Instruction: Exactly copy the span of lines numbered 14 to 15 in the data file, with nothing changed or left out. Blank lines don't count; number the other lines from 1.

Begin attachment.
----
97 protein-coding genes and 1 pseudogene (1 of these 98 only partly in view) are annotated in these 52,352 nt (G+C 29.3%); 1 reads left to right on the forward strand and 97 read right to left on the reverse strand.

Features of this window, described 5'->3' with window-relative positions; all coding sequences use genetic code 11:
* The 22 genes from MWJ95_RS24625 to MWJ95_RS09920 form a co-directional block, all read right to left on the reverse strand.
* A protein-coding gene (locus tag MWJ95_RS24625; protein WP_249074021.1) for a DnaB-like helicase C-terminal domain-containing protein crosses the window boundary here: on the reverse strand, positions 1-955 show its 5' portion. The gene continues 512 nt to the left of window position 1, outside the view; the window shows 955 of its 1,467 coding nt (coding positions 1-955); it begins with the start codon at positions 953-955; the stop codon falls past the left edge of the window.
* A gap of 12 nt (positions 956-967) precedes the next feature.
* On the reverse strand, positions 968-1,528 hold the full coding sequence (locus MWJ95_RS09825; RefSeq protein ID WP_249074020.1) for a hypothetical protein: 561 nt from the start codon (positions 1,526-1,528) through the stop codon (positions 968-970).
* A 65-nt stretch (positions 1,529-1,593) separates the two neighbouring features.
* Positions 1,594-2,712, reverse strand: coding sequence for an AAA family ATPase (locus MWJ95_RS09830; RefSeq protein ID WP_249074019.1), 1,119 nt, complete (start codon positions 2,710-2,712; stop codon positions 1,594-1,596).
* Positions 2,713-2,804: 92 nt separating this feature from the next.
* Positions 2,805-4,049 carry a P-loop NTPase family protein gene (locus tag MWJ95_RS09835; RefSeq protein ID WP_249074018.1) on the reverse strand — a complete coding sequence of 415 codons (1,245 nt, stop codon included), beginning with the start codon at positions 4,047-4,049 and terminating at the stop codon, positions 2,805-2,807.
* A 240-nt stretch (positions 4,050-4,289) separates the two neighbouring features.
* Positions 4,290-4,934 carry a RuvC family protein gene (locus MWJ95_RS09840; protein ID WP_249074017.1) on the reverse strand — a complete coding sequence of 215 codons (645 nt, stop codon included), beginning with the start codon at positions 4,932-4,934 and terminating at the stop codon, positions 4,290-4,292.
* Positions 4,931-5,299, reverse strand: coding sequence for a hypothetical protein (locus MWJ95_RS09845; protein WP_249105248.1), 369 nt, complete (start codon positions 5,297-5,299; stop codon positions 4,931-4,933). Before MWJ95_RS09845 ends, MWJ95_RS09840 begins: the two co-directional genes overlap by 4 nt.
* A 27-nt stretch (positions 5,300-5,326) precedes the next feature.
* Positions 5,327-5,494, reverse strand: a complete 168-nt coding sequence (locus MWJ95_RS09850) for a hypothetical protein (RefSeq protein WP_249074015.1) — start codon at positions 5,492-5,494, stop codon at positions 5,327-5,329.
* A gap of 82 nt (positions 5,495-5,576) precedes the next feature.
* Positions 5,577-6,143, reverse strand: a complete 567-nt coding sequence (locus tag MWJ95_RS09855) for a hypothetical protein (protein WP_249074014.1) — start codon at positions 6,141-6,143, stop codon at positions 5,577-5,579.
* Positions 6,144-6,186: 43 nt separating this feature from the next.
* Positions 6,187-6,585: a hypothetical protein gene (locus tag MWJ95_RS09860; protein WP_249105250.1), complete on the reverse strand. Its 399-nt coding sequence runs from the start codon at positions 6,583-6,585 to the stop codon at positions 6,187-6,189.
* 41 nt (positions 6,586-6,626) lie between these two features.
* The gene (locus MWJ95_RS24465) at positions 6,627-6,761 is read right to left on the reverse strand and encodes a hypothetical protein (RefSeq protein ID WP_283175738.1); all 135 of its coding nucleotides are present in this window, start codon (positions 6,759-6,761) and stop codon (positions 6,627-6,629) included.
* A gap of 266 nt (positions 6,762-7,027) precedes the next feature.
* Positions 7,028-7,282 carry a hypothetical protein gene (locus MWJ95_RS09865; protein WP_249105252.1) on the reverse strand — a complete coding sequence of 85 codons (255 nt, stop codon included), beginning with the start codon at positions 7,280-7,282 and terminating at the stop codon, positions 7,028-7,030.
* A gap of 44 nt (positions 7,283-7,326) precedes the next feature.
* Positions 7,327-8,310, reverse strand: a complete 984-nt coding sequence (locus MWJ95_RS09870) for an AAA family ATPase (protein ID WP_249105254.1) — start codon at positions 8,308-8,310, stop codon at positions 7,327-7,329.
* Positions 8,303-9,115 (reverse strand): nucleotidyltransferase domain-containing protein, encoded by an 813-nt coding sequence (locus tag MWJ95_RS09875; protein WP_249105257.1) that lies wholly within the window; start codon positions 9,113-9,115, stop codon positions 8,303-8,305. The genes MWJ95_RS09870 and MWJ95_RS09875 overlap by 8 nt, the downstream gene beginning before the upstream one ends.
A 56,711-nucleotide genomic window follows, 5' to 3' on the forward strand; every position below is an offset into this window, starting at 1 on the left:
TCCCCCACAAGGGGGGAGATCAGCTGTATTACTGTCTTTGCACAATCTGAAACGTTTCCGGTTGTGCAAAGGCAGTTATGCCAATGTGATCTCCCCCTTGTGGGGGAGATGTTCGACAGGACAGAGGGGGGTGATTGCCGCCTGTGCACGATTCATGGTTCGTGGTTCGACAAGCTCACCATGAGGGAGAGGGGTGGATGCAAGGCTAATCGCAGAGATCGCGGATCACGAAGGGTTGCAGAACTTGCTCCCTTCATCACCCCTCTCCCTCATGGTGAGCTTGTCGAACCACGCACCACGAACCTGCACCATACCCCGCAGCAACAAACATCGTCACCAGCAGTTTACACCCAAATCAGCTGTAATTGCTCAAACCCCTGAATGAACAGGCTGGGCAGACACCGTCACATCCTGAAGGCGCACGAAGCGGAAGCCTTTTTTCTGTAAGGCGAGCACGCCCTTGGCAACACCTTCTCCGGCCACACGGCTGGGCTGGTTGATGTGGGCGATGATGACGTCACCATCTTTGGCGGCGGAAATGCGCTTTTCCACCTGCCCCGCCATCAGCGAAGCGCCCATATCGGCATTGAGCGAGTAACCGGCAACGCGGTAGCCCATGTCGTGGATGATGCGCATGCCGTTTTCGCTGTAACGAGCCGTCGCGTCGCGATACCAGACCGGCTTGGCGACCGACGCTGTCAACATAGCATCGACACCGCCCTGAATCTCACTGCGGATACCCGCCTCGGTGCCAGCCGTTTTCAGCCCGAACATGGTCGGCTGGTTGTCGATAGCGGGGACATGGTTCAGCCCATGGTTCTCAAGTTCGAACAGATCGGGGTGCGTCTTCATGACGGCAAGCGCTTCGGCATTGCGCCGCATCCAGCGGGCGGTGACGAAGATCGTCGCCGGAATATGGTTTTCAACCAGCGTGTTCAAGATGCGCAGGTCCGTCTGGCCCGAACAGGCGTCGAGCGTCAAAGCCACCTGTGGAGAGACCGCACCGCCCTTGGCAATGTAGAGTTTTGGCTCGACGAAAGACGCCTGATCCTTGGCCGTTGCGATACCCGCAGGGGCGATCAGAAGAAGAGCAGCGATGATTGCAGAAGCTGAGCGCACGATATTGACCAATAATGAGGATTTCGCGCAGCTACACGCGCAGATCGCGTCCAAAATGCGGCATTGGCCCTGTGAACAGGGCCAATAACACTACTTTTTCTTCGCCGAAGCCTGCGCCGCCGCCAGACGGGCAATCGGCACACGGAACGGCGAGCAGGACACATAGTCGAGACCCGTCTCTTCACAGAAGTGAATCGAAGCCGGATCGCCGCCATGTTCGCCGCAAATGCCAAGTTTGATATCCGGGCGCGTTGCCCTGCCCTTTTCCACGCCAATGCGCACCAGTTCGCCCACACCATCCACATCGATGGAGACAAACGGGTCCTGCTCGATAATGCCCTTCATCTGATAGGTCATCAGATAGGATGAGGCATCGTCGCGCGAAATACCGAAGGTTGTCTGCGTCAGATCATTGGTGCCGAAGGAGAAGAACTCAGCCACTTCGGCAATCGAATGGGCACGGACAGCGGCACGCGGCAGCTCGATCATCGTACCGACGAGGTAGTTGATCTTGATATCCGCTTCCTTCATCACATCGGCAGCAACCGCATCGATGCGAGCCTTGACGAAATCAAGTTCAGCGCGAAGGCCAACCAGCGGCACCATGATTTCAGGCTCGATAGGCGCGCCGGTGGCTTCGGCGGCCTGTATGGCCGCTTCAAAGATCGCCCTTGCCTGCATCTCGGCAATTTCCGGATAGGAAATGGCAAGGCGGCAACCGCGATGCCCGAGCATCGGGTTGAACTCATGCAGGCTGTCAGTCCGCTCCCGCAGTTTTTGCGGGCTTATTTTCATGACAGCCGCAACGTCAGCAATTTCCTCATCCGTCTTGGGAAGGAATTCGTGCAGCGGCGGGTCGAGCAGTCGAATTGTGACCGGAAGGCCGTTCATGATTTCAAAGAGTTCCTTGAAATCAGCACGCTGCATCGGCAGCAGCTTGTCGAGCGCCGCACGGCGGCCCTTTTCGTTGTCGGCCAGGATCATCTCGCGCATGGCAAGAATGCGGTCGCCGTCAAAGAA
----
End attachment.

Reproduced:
* A 27-nt stretch (positions 5,300-5,326) precedes the next feature.
* Positions 5,327-5,494, reverse strand: a complete 168-nt coding sequence (locus MWJ95_RS09850) for a hypothetical protein (RefSeq protein WP_249074015.1) — start codon at positions 5,492-5,494, stop codon at positions 5,327-5,329.